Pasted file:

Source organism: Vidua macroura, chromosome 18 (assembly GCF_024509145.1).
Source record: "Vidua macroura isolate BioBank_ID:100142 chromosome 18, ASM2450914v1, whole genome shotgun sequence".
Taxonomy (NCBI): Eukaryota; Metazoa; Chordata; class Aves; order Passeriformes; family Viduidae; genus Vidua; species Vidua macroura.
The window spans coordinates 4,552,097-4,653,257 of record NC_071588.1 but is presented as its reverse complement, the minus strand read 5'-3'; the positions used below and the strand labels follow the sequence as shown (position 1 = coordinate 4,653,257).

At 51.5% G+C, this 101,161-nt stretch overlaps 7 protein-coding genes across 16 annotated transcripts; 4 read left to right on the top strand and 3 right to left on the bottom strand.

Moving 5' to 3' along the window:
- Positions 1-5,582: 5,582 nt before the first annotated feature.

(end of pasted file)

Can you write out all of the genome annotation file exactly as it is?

Source organism: Vidua macroura, chromosome 18 (assembly GCF_024509145.1).
Source record: "Vidua macroura isolate BioBank_ID:100142 chromosome 18, ASM2450914v1, whole genome shotgun sequence".
Taxonomy (NCBI): Eukaryota; Metazoa; Chordata; class Aves; order Passeriformes; family Viduidae; genus Vidua; species Vidua macroura.
The window spans coordinates 4,552,097-4,653,257 of record NC_071588.1 but is presented as its reverse complement, the minus strand read 5'-3'; the positions used below and the strand labels follow the sequence as shown (position 1 = coordinate 4,653,257).

At 51.5% G+C, this 101,161-nt stretch overlaps 7 protein-coding genes across 16 annotated transcripts; 4 read left to right on the top strand and 3 right to left on the bottom strand.

Moving 5' to 3' along the window:
- Positions 1-5,582: 5,582 nt before the first annotated feature.